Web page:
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Wasowski J.,CNR Research Institute for Geo-hydrological Protection | Bovenga F.,CNR Institute of Intelligent Systems for Automation
Engineering Geology | Year: 2014

Multi Temporal Interferometry (MTI) stands for advanced synthetic aperture radar differential interferometry (DInSAR) techniques, which include Permanent/Persistent Scatterers Interferometry - PSInSAR™/PSI and similar methods, as well as Small Baseline Subset - SBAS and related/hybrid approaches. These techniques are capable to provide wide-area coverage (thousands of km2) and precise (mm-cm resolution), spatially dense information (from hundreds to thousands of measurement points/km2) on ground surface deformations. New MTI application opportunities are emerging thanks to i) greater data availability from radar satellites, and ii) improved capabilities of the new space radar sensors (X-band Cosmo-SkyMed, C-band RADARSAT-2, TerraSAR-X) in terms of resolution (from 3 to 1m) and revisit time (from 11 to 4days for X-band acquisitions). This implies greater quantity and quality information about ground surface displacements and hence improved landslide detection and monitoring capabilities. Even though the applicability of MTI to regional and local-scale investigations of slow landslides has already been demonstrated, the awareness of the MTI utility and its technical limitations among landslide scientists and practitioners is still rather low. By referring to recent works on radar remote sensing, many regional and local scale MTI application examples from the geoscience literature and our own studies, we present an up-to-date overview of current opportunities and challenges in this field. We discuss relevant technical constraints and data interpretation issues that hamper the use of MTI in landslide assessment. Then guidelines on how to mitigate MTI technical limitations and avoid erroneous interpretations of radar-derived slope surface deformations are presented for the benefit of users lacking advanced knowledge in SAR applications. Finally, in view of the upcoming radar satellite launches, future perspectives on MTI applications are outlined and recommendations for applied research priorities are suggested. We foresee that with regular globe-scale coverage, improved temporal resolution (weekly or better) and freely available imagery, new radar satellite background missions such as the European Space Agency's Sentinel-1 will guarantee ever increasing and more efficient use of MTI in landslide investigations. Furthermore, thanks to the improved temporal and spatial resolutions of the new generation radar sensors, significant breakthroughs are expected in detailed slope instability process modeling (e.g. kinematic and geotechnical models), as well as in the understanding of spatial and temporal patterns of landslide movement/activity and their relationships to causative or triggering factors (e.g. precipitation, seismic loading). © 2014 Elsevier B.V. Source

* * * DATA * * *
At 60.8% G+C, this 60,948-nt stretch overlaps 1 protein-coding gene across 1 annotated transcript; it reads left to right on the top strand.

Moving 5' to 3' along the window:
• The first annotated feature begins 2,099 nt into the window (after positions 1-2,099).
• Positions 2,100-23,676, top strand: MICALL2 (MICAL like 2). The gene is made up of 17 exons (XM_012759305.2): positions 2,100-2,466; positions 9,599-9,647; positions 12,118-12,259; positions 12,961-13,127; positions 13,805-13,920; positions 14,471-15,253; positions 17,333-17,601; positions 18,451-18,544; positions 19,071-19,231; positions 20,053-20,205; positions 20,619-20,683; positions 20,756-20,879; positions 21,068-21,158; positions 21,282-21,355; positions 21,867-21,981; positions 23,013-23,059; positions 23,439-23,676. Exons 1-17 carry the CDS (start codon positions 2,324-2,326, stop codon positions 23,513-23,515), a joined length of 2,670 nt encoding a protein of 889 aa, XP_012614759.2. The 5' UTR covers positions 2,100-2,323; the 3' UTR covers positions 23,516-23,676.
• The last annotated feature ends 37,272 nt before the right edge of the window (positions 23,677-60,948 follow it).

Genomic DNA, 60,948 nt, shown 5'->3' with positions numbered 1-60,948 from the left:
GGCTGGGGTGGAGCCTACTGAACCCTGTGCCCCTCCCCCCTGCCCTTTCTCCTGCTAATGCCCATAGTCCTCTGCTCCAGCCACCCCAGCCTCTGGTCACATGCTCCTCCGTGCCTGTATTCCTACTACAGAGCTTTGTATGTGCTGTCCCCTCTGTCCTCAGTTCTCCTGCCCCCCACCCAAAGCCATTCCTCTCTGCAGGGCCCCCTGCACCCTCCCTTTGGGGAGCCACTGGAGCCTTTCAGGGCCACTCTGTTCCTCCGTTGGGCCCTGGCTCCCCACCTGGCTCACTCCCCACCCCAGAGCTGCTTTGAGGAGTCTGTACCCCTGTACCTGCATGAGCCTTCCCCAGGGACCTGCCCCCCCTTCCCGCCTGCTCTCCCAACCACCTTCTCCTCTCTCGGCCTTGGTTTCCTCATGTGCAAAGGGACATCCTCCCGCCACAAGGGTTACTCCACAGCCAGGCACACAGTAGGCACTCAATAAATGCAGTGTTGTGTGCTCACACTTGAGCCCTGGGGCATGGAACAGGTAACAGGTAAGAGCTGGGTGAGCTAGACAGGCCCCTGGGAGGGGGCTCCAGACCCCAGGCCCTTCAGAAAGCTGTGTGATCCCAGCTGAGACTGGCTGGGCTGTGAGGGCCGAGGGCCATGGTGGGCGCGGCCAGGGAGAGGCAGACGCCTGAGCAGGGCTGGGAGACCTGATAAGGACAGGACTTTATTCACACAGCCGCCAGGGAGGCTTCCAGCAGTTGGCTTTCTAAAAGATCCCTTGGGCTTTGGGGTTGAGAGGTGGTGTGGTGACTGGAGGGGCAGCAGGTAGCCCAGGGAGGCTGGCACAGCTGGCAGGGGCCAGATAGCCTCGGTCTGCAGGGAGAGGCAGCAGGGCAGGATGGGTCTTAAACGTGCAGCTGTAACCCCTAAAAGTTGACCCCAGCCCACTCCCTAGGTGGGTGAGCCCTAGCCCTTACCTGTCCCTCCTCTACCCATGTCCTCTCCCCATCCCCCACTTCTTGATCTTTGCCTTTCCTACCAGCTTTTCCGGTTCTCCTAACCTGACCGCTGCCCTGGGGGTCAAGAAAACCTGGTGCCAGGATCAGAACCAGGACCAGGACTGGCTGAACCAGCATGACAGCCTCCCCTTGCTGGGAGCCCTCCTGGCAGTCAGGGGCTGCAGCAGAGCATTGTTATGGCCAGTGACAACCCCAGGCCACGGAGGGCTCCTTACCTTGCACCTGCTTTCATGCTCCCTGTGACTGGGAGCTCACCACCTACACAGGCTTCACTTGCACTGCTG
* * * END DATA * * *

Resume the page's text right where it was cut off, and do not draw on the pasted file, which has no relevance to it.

Tarantino E.,Polytechnic of Bari | Figorito B.,CNR Institute of Intelligent Systems for Automation
Remote Sensing | Year: 2012

Plastic covering is used worldwide to protect crops against damaging growing conditions. This agricultural practice raises some controversial issues. While it significantly impacts on local economic vitality, plasticulture also shows several environmental affects. In the Apulia Region (Italy) the wide-spreading of artificial plastic coverings for vineyard protection has showed negative consequences on the hydrogeological balance of soils as well as on the visual quality of rural landscape. In order to monitor and manage this phenomenon, a detailed site mapping has become essential. In this study an efficient object-based classification procedure from Very High Spatial Resolution (VHSR) true color aerial data was developed on eight test areas located in the Ionian area of the Apulia Region in order to support the updating of the existing land use database aimed at plastic covered vineyard monitoring. © 2012 by the authors. Source